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All the Perl that's Practical to Extract and Report

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masak (6289)

masak
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http://masak.org/carl

Been programming Perl since 2001. Found Perl 6 somewhere around 2004, and fell in love. Now developing November (a Perl 6 wiki), Druid (a Perl 6 board game), pls (a Perl 6 project installer), GGE (a regex engine), and Yapsi (a Perl 6 implementation). Heavy user of and irregular committer to Rakudo.

Journal of masak (6289)

Wednesday April 14, 2010
09:04 AM

Levels

[ #40311 ]
  • First, you find the tool and find that it does a lot of good for you. The tool might be perl, an executable, or Perl, a language family. You engage in a positive cycle where learning more provides you with a more means to solve new problems efficiently.
  • Then, you find the repository. In the case of Perl, that's CPAN. It's full of code that solves problems, including problems you've been trying to solve lately. It's like finding a cave full of treasures. The tool becomes immeasurably richer because of the repository.
  • Then, you find the patterns. Those are recurring code idioms within your solutions, and within the solutions in the repository. Usually they encode common sense, and represent which configurations survived in the human-assisted natural selection occurring when solutions grow and change. You discover that the range of solutions you're able to solve satisfactorily increases as you master the various patterns.
  • Finally, you find the community. After all this time enjoying the tool, the repository, and the patterns, you connect with the group of people behind some of these. The group of people forms an intangible but very real resource in itself; people share knowledge freely in the ad-hoc network that forms and reshapes itself.

The above list is of course idealized, and the events must not occur that clearly or in that order. The world is messy, and it's possible to 'level up' according to a very personalized path, and with vastly different speeds.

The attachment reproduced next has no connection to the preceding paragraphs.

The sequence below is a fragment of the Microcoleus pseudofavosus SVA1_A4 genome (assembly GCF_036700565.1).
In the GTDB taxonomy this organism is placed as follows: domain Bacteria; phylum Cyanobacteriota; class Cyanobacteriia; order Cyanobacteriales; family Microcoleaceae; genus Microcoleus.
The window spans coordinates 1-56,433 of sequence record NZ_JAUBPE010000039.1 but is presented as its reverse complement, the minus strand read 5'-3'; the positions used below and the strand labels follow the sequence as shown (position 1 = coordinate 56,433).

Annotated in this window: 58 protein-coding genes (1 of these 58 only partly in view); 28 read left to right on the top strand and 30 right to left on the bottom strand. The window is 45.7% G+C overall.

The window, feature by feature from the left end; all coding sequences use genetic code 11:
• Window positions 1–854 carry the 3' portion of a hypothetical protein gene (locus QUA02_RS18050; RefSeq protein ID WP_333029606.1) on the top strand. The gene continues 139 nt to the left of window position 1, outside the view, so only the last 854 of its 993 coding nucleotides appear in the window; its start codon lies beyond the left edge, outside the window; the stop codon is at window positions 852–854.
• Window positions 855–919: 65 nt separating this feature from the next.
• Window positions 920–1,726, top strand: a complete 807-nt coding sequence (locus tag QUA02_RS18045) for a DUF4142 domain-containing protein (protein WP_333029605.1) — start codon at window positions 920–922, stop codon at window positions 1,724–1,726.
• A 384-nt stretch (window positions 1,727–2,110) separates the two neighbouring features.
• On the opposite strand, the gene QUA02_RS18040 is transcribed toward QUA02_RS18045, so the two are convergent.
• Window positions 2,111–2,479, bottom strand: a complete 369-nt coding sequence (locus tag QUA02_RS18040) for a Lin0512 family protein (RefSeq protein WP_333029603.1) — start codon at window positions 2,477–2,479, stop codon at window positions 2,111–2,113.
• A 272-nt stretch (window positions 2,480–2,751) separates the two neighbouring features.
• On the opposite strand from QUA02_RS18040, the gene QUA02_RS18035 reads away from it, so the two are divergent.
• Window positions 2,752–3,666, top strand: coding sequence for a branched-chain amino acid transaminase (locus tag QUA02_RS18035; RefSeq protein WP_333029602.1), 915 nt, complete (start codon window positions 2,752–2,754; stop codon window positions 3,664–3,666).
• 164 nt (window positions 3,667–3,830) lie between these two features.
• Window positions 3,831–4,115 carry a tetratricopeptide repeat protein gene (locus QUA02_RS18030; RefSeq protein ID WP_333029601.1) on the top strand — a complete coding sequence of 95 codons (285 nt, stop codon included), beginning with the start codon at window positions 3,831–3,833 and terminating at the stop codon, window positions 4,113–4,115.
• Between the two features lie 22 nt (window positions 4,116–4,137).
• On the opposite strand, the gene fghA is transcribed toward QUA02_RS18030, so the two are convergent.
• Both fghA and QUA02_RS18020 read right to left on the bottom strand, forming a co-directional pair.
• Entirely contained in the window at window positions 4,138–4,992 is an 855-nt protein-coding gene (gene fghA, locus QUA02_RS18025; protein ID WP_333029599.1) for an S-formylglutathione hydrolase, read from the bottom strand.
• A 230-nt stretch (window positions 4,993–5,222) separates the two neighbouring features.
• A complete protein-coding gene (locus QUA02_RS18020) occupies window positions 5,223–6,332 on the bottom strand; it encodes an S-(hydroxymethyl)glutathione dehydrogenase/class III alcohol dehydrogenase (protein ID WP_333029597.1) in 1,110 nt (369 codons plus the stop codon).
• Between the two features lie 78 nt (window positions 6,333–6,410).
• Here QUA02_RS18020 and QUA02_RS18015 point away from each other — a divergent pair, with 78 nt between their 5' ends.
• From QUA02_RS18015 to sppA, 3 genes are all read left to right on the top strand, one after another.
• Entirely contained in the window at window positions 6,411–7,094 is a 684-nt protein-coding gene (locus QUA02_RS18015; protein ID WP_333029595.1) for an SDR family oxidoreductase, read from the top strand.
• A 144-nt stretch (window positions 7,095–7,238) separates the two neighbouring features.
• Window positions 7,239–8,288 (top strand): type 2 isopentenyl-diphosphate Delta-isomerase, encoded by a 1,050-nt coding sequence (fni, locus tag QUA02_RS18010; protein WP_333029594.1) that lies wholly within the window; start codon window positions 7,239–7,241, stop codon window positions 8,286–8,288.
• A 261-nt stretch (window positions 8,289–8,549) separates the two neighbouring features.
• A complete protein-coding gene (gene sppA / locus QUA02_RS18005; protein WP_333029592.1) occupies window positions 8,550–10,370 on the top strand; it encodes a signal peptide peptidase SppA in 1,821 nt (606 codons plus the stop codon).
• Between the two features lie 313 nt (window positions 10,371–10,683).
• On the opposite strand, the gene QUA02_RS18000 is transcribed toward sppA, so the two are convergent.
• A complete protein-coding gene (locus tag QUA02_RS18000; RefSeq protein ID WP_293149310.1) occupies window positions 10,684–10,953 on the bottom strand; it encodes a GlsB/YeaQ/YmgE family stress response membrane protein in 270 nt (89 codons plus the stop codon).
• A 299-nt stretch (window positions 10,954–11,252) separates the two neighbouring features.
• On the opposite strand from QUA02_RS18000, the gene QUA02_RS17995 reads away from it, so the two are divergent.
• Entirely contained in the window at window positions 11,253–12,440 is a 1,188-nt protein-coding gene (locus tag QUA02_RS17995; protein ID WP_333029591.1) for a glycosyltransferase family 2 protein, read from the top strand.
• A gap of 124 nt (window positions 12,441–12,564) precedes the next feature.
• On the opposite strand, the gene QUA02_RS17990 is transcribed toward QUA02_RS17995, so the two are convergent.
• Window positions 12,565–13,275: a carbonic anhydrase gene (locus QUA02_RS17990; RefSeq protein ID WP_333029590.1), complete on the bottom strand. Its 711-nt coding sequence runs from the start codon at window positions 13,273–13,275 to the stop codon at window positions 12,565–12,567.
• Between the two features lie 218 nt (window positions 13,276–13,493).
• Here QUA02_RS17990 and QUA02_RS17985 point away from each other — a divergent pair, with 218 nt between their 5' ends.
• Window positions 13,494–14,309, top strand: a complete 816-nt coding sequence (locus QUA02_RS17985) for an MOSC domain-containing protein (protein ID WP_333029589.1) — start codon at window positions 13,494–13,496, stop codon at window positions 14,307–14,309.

An interesting effect is that whereas it's more straightforward for beginners to access the levels in the order stated above, the reverse holds for contributing to the different levels. You're more likely to push something to CPAN than to patch the perl compiler, and contributing to the community is something you do just by submerging yourself in it.

Because the first three levels are completely dead and consist only of ones and zeros, it's easy to forget that one is dealing with humans at all. One might stumble into the community layer with a dead-things mindset, and say things that wouldn't be acceptable if they didn't take place on the Internet, where expectations are that everyone might be a jerk.

Far too often, I see tweets on this form:

People who [engage in practice X] should be {hanged, drawn and quartered | shot on sight | [etc]}

That kind of rage is only possible when we forget both that practice X (for most values of X) is only configurations of ones and zeros, and that the people who engage in it are indivuduals just like us. Yes, it's hyperbole, and we don't mean actual shooting on sight — but the mere fact that we're casually formulating this thought is worrying. Or should be.

Zen Buddhism talks about the perceptible world being an illusion. As programmers, we know that we're dealing with castles built of virtual nothingness, and still we are prepared to lose our temper over exactly how they're built. We get stuck sometimes in the illusion projected by our machines.

The community level is where the least amount of code gets written. From the perspective of programmer-minded problem solving, it's the most abstract and ephemeral level. From the point of view of people, places, and things, it's the only level that actually exists. If all the other levels went away but the community remained, we could still do great things. If all the other levels remained but the community went away, there'd be no-one left to notice.

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